33.  Viana R, Wang R, Yu MC, Welschinger R, Chen CY, Kew MC. Hepatitis B viral loads in southern African Blacks with hepatocellular carcinoma. J Med Virol. 2009;81:1525-1530.  [PubMed]  [DOI]  [Cited in This Article: ]
34.  Song E, Dusheiko GM, Bowyer S, Kew MC. Hepatitis B virus replication in southern Africa blacks with HBsAg-positive hepatocellular carcinoma. Hepatology. 1984;4:608-610.  [PubMed]  [DOI]  [Cited in This Article: ]
35.  Hadziyannis SJ, Lieberman HM, Karvountzis GG, Shafritz DA. Analysis of liver disease, nuclear HBcAg, viral replication, and hepatitis B virus DNA in liver and serum of HBeAg Vs. anti-HBe positive carriers of hepatitis B virus. Hepatology. 1983;3:656-662.  [PubMed]  [DOI]  [Cited in This Article: ]
36.  Bonino F, Rosina F, Rizzetto M, Rizzi R, Chiaberge E, Tardanico R, Callea F, Verme G. Chronic hepatitis in HBsAg carriers with serum HBV-DNA and anti-HBe. Gastroenterology. 1986;90:1268-1273.  [PubMed]  [DOI]  [Cited in This Article: ]
37.  Sezaki H, Kobayashi M, Hosaka T, Tsubota T, Suzuki Y, Saitoh S, Arase Y, Ikeda K, Kobayashi M, Takagi K. Hepatocellular carcinoma in non-cirrhotic young adult patients with chronic hepatitis B viral infection. J Gastroenterol. 2004;39:550-556.  [PubMed]  [DOI]  [Cited in This Article: ]
38.  Yang HI, Yeh SH, Chen PJ, Iloeje UH, Jen CL, Su J, Wang LY, Lu SN, You SL, Chen DS. Associations between hepatitis B virus genotype and mutants and the risk of hepatocellular carcinoma. J Natl Cancer Inst. 2008;100:1134-1143.  [PubMed]  [DOI]  [Cited in This Article: ]
39.  Norder H, Couroucé AM, Magnius LO. Complete genomes, phylogenetic relatedness, and structural proteins of six strains of the hepatitis B virus, four of which represent two new genotypes. Virology. 1994;198:489-503.  [PubMed]  [DOI]  [Cited in This Article: ]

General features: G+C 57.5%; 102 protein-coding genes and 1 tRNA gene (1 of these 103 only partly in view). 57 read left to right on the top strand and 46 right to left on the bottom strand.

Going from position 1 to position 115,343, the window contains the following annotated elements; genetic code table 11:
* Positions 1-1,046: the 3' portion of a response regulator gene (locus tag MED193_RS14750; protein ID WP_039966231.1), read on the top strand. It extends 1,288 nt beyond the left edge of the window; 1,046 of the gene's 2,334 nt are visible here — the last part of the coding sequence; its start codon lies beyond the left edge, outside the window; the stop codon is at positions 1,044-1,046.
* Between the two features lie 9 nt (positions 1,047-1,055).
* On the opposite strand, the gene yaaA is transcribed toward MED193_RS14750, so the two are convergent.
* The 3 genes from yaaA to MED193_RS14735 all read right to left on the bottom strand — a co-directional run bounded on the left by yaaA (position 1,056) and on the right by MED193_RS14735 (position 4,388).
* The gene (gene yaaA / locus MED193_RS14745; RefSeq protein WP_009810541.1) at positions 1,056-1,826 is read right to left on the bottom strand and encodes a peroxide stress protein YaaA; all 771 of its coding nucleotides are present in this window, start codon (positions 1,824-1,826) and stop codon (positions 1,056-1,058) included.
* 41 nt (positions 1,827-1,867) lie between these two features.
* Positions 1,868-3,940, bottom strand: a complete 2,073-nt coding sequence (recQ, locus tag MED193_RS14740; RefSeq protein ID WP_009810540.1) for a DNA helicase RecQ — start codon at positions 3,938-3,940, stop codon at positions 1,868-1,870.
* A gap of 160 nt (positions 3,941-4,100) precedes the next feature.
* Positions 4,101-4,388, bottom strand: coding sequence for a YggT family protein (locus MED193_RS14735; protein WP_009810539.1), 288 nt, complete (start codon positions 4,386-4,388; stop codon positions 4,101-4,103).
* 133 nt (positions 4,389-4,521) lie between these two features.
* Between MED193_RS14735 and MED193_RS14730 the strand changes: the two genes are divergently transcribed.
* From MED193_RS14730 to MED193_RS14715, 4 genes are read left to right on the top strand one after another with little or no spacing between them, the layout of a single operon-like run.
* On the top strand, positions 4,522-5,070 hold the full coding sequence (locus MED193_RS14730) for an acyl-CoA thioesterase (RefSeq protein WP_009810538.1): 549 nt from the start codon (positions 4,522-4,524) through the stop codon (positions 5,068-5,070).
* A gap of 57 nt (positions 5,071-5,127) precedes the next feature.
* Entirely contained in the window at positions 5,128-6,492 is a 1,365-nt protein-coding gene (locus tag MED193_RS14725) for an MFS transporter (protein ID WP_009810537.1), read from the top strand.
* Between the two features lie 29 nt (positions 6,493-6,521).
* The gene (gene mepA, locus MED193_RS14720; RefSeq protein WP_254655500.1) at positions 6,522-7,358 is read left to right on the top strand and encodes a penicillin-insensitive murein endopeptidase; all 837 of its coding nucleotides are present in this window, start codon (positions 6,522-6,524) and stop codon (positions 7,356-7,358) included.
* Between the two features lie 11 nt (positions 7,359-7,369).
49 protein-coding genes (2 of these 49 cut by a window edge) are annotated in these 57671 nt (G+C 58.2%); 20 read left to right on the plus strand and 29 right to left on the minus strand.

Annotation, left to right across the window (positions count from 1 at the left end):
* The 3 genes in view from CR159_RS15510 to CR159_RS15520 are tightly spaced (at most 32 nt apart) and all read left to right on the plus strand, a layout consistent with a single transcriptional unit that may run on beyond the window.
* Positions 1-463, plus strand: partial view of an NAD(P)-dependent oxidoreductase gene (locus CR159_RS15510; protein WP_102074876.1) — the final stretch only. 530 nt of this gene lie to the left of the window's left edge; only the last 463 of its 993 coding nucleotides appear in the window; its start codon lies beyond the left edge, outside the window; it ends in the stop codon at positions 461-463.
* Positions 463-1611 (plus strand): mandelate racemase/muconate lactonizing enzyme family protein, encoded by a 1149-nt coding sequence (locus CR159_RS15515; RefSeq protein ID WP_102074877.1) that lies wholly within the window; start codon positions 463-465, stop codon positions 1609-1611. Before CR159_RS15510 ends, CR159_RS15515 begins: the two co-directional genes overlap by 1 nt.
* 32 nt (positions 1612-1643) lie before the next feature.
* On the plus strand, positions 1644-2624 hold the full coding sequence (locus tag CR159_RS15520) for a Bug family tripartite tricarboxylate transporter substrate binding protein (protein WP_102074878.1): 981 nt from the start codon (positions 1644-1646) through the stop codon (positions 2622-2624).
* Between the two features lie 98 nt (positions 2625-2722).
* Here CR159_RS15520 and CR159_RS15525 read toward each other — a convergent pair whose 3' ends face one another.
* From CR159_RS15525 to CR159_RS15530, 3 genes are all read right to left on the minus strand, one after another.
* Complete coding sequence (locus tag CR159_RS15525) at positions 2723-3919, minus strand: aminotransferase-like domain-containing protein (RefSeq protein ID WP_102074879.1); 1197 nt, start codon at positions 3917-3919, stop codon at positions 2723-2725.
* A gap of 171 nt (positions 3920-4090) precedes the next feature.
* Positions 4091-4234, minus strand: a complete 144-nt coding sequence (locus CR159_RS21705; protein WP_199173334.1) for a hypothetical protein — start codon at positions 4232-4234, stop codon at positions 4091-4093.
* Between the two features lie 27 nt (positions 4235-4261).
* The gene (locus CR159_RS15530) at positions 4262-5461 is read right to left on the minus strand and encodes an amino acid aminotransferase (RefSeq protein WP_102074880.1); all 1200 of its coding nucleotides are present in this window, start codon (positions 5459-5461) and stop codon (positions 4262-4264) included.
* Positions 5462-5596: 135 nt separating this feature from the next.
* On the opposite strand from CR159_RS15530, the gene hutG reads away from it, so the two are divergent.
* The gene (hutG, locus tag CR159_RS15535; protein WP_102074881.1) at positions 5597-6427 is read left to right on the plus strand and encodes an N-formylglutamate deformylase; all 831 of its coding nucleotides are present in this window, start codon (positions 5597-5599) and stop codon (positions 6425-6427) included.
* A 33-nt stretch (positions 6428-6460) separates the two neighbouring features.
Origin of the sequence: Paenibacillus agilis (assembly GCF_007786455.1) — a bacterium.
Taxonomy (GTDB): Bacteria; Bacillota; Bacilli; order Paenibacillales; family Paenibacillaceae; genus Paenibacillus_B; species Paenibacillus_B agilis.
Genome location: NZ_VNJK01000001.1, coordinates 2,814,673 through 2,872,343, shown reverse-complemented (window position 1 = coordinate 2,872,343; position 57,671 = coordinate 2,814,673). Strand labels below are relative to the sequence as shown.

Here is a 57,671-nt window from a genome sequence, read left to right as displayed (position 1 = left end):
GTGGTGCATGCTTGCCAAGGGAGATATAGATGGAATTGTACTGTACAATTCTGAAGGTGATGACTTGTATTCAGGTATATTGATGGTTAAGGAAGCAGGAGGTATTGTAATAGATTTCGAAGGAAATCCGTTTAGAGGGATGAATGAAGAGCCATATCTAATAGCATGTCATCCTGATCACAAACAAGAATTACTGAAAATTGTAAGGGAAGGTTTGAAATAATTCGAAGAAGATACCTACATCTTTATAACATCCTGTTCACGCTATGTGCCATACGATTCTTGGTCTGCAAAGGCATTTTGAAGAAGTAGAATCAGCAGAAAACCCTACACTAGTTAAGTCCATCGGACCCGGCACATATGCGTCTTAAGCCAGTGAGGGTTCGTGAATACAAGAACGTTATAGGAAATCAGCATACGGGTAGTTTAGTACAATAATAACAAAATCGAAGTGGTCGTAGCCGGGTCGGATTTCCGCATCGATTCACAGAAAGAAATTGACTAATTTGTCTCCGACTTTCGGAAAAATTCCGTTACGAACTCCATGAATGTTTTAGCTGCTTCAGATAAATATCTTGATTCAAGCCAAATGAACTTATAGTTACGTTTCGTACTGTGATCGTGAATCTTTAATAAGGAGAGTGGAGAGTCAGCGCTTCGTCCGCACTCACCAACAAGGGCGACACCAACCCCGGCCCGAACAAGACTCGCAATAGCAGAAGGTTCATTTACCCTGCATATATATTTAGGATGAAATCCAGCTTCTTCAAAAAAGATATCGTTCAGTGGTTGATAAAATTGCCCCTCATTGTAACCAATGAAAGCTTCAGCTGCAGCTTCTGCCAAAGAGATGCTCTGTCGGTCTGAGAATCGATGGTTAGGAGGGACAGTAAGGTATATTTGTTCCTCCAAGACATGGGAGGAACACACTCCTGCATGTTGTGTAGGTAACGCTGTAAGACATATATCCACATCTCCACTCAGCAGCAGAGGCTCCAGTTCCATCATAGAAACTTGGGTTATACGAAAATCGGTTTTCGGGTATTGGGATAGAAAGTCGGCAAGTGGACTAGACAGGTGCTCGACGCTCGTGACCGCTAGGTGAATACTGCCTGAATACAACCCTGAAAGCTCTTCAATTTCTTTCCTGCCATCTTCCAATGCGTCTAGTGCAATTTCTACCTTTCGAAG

40.  Stuyver L, De Gendt S, Van Geyt C, Zoulim F, Fried M, Schinazi RF, Rossau R. A new genotype of hepatitis B virus: complete genome and phylogenetic relatedness. J Gen Virol. 2000;81:67-74.  [PubMed]  [DOI]  [Cited in This Article: ]
41.  Arauz-Ruiz P, Norder H, Robertson BH, Magnius LO. Genotype H: a new Amerindian genotype of hepatitis B virus revealed in Central America. J Gen Virol. 2002;83:2059-2073.  [PubMed]  [DOI]  [Cited in This Article: ]
42.  Kramvis A, Kew M, François G. Hepatitis B virus genotypes. Vaccine. 2005;23:2409-2423.  [PubMed]  [DOI]  [Cited in This Article: ]
43.  Bowyer SM, van Staden L, Kew MC, Sim JG. A unique segment of the hepatitis B virus group A genotype identified in isolates from South Africa. J Gen Virol. 1997;78:1719-1729.  [PubMed]  [DOI]  [Cited in This Article: ]
44.  Kramvis A, Kew MC. Relationship of genotypes of hepatitis B virus to mutations, disease progression and response to antiviral therapy. J Viral Hepat. 2005;12:456-464.  [PubMed]  [DOI]  [Cited in This Article: ]
45.  Kao JH, Chen PJ, Lai MY, Chen DS. Hepatitis B genotypes correlate with clinical outcomes in patients with chronic hepatitis B. Gastroenterology. 2000;118:554-559.  [PubMed]  [DOI]  [Cited in This Article: ]
46.  Chan HL, Wong ML, Hui AY, Hung LC, Chan FK, Sung JJ. Hepatitis B virus genotype C takes a more aggressive disease course than hepatitis B virus genotype B in hepatitis B e antigen-positive patients. J Clin Microbiol. 2003;41:1277-1279.  [PubMed]  [DOI]  [Cited in This Article: ]
47.  Sugauchi F, Ohno T, Orito E, Sakugawa H, Ichida T, Komatsu M, Kuramitsu T, Ueda R, Miyakawa Y, Mizokami M. Influence of hepatitis B virus genotypes on the development of preS deletions and advanced liver disease. J Med Virol. 2003;70:537-544.  [PubMed]  [DOI]  [Cited in This Article: ]
48.  Tsubota A, Arase Y, Ren F, Tanaka H, Ikeda K, Kumada H. Genotype may correlate with liver carcinogenesis and tumor characteristics in cirrhotic patients infected with hepatitis B virus subtype adw. J Med Virol. 2001;65:257-265.  [PubMed]  [DOI]  [Cited in This Article: ]
49.  Thakur V, Guptan RC, Kazim SN, Malhotra V, Sarin SK. Profile, spectrum and significance of HBV genotypes in chronic liver disease patients in the Indian subcontinent. J Gastroenterol Hepatol. 2002;17:165-170.  [PubMed]  [DOI]  [Cited in This Article: ]
50.  Kramvis A, Weitzmann L, Owiredu WK, Kew MC. Analysis of the complete genome of subgroup A’ hepatitis B virus isolates from South Africa. J Gen Virol. 2002;83:835-839.  [PubMed]  [DOI]  [Cited in This Article: ]